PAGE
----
He’s awake, up on his haunches, grinning: “Hi.”
I lean forward and kiss him; he tastes of last night’s whisky and stale smoke. I let go as his hand comes down under the bed and finds me.
He lets go.
In the shower, I try to piece together the shards of memory – Thabo in the corner, an iPod in a docking station, people dancing sheepishly, him starting to leave, the way I pulled him by his tie. We kissed outside first. It was drizzling; frogs croaked: hidden observers.
Amir and Luke kayaked on Lake Malawi for their honeymoon. They stopped in Joburg on the way up but didn’t visit Luke’s parents.
“How’s married life?” I ask Amir when I bump into him a month after they’ve got back. We’re at the same architecture symposium in Durban. It’s after dinner at the Oyster Box Hotel. I come outside and find him smoking.
He smiles. “Blissful as hell.”
“Should’ve caught him while you had the chance, James. Not that I’m complaining.” He takes a sip of whisky, leans forward to light my cigarette; the flame lights his face, makes his brown eyes glow.
“Does Luke know you smoke?”
Amir inhales again deeply.
“What do you think?”
Afterwards, he leans back against the pillows. He has found the cigarette box; he pulls one out and lights it, blowing smoke into the air.
His whisky is on the floor; he put it down there before we started kissing. I take a sip of it now – it tastes harsh, the ice has melted – there is nothing to soften its fierce coursing.
“I bunked the afternoon session today.”
His fingers absently fiddle with my pubic hair.
“I visited my parents in Maritzburg.”
I gently disentangle his hand.
“I thought they didn’t talk to you.”
He stabs the tip against a saucer. It’s a wonder the smoke alarm hasn’t gone off. He leans forward, grabs the whisky from me, gulps it all down.
“I sat in the car outside the house for an hour. I saw my mom come out and drive away.” He’s biting his lip. “She still looks the same.”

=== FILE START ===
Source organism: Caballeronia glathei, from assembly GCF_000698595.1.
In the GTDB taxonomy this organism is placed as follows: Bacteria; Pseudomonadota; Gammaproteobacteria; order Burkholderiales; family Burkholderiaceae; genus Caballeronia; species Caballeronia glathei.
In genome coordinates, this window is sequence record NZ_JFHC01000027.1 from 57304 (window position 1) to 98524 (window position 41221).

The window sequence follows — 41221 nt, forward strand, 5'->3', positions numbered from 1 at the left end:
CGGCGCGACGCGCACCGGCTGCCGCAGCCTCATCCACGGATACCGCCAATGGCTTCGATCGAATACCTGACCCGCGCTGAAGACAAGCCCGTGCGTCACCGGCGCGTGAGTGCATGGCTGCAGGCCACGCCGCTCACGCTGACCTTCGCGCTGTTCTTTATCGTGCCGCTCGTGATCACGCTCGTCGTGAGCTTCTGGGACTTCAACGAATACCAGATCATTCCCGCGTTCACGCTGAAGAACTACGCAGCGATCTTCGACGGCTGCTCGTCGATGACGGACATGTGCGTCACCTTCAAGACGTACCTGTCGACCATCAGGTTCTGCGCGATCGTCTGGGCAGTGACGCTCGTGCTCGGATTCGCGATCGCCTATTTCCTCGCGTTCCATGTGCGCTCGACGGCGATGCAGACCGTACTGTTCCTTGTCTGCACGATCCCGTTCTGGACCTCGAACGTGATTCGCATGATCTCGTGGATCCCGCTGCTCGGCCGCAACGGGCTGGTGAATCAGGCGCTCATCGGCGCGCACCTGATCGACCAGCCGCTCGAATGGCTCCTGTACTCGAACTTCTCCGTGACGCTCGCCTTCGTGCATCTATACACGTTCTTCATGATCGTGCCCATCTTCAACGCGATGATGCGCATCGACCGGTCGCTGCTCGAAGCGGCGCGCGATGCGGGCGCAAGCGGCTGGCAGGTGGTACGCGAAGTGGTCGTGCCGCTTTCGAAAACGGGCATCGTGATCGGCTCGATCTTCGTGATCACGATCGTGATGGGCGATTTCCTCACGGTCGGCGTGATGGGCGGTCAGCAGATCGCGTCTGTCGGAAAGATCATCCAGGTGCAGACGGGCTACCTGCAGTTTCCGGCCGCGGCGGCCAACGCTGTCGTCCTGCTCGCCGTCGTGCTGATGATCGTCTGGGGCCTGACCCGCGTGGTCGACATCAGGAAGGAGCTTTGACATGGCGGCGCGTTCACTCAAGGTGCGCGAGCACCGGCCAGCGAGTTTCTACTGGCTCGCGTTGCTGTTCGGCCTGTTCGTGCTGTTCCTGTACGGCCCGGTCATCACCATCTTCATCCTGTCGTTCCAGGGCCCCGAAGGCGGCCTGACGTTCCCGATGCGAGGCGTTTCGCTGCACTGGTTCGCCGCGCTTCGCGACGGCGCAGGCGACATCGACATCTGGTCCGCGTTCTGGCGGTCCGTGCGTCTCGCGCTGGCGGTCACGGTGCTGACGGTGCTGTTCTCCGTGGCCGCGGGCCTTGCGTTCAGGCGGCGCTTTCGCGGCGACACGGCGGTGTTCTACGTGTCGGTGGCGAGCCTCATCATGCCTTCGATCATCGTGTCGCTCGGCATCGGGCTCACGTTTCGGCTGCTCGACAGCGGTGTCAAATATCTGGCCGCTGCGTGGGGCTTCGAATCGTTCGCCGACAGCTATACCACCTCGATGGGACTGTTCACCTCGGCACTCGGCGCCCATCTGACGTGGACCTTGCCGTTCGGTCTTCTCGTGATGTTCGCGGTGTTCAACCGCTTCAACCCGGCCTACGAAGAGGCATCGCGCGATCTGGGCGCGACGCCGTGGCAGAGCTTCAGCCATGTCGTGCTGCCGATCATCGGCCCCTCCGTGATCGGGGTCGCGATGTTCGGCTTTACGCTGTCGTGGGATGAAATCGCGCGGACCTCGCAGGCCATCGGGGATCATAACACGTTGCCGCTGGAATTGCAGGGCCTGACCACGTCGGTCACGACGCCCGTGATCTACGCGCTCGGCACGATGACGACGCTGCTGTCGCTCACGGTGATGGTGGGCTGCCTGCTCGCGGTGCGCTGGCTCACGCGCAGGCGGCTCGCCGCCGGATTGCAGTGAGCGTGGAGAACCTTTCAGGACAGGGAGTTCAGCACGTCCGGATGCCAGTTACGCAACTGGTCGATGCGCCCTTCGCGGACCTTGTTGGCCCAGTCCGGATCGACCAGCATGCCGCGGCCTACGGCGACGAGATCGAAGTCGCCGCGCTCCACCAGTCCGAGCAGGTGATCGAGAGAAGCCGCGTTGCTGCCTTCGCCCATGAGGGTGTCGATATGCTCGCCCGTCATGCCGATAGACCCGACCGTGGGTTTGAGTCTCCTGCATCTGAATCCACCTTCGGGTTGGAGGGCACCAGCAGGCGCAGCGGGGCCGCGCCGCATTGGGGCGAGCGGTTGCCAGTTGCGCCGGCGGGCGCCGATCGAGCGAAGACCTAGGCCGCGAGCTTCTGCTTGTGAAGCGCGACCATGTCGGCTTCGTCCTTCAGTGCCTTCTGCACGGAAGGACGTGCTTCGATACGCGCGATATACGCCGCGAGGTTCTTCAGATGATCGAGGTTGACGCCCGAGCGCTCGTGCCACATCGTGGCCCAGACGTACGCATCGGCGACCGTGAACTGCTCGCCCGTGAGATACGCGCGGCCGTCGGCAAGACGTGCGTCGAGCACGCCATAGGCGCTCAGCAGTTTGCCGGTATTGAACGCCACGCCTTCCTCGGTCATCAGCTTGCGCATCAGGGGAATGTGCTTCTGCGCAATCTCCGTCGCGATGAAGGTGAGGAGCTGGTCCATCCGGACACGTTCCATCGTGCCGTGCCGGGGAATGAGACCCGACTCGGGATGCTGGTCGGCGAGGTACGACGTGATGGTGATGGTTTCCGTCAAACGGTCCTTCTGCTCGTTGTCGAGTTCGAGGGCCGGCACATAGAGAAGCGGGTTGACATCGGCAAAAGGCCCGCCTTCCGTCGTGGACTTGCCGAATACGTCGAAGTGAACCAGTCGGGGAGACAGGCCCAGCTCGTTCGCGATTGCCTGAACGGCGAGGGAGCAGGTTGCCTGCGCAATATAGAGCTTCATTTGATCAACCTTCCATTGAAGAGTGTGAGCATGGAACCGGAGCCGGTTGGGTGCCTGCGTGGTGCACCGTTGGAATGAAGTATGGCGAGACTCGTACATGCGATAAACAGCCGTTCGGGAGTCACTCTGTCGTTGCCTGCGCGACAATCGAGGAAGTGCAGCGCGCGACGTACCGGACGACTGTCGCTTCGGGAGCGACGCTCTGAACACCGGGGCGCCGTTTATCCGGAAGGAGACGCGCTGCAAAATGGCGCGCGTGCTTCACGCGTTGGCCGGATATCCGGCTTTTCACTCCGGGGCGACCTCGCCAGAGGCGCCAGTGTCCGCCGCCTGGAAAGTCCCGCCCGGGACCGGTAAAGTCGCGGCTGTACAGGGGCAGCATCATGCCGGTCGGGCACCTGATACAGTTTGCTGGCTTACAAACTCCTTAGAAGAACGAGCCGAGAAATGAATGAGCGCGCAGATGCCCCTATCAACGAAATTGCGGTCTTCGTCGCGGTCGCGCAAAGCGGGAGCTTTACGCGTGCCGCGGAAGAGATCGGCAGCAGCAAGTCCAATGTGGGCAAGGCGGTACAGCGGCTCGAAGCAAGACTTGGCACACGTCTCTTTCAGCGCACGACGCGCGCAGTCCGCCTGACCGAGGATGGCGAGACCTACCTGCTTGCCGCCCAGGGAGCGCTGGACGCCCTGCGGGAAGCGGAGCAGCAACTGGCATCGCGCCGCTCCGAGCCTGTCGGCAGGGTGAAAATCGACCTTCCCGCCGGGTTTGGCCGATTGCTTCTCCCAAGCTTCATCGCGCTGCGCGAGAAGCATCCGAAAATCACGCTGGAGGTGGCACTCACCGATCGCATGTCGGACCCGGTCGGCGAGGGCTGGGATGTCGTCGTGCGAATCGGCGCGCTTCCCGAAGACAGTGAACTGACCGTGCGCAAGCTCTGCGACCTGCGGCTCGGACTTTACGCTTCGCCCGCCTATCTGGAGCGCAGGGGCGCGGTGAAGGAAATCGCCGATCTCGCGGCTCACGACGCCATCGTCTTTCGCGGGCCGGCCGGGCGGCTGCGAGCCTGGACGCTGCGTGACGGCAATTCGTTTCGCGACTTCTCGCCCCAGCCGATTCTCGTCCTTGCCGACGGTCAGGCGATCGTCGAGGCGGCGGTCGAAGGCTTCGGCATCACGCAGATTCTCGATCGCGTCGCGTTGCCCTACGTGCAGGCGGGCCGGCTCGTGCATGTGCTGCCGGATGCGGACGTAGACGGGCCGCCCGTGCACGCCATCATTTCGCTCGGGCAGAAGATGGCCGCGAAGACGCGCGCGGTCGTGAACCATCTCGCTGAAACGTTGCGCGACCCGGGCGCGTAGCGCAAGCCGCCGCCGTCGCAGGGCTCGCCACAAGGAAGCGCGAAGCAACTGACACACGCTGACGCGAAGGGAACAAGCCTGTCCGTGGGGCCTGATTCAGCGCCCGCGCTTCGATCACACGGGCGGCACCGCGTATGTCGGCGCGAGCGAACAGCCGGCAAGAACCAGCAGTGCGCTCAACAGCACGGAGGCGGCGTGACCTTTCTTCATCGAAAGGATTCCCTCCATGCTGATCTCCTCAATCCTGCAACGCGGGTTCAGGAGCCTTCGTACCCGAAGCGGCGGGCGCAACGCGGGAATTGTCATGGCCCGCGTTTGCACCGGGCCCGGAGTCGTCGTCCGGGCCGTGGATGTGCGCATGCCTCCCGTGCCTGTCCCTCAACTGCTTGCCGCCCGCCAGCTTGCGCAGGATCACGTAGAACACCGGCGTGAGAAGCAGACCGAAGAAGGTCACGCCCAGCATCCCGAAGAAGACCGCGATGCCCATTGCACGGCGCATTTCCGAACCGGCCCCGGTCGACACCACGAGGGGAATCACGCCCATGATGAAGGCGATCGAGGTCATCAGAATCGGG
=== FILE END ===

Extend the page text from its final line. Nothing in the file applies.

I push myself up, lean against the bedstead. “Why did you agree to it? The article, I mean.”
He doesn’t answer. I wonder if he’s ignoring me. Or maybe I only thought the question. But then he takes my hand, squeezes it.
“I couldn’t hide anymore. I had to be me.”
About a year after the wedding Amir and Luke get dogs – a pair of Alsatian puppies.
I’m invited round to their house, just below the freeway slicing between suburb and the forest, and I’m told to come early – we’re going to take the dogs for a walk.
When I arrived Luke hugged me, showed me Jack and Jill play fighting in the kitchen. A ragged slipper lay on a sheepskin mat. The live-in domestic came through, smiling wearily.
“Am?” called Luke. There was no answer so he walked through the dining room to the back of the house. He returned frowning. “He’s working,” he sighed. “Says we should go without him.”
He crouched down in front of the oven, peered in at the joint slowly roasting.
We’re standing in a clearing, the pines packed densely behind us. As the day bleeds away from the sky, the city’s lights brighten below.
“How are things going with Amir?” I ask.
“Well, I guess. Work’s keeping us both busy. I just got back from Nigeria; we’re building a new refinery there.”
“Saro-Wiwa must be spinning in his grave.”
He punches me lightly. “Everyone’s much better behaved there now.”
The dogs are racing down the gravel track which leads towards the Block House.
Luke whistles and for a moment the dogs stop and turn round, before running on. He chases them. “Jack, Jill!” He turns to me, snaps: “Come on, they’re only babies.”
We jog down the hill to where the road curves upwards. They’ve stopped; they’re sniffing at wet leaves.
He clips a lead on Jack; I do the same with Jill
“Bad pups!” He stands up. “Let’s go; we’re going to lose the light.”
The air whispers in the trees; there’s a soft pat-pat-pat as rain starts to fall. Luke walks even faster.
“Amir wants to start a family,” he says, as we near the forestry station’s helipad.
“Is this what the dogs are about?”
“They were my idea. A compromise. I’m not ready yet. Fuck it, I’m only twenty-eight.”
“That’s not that young.”
“There’s so much I want to do still. And I’m in a really good space with my folks at the moment – kids would just fuck that up. Can you imagine what my mom would say?”
“She might be thrilled.”
“When the lesbian neighbours adopted a baby she said she felt sorry for the child.”
“Maybe she’s changed her mind since then.”
“That was just last month. I went up there for Kirsten’s baby’s christening.”
“You and Amir?”
“He was too busy.”
We’ve reached the car park now. Only two cars remain.
As we walk under the highway, the fluorescent panels flash in the subway like disco lights. I suddenly remember that night in Durban – the last time I’d seem Amir. I think of him sitting in his car outside the house he’d spent his childhood in. He had wept, he told me.
Luke tugs Jack away from a mound of shit at the subway’s mouth. Cars sweep along behind us, tyres fizzing on the wetness. Luke tugs Jack again.
“Amir’s not ready to be a dad anyway. I don’t think he’s bothered to feed the dogs once. It’s always me or Victoria.”
“Slow down,” my dad grunts.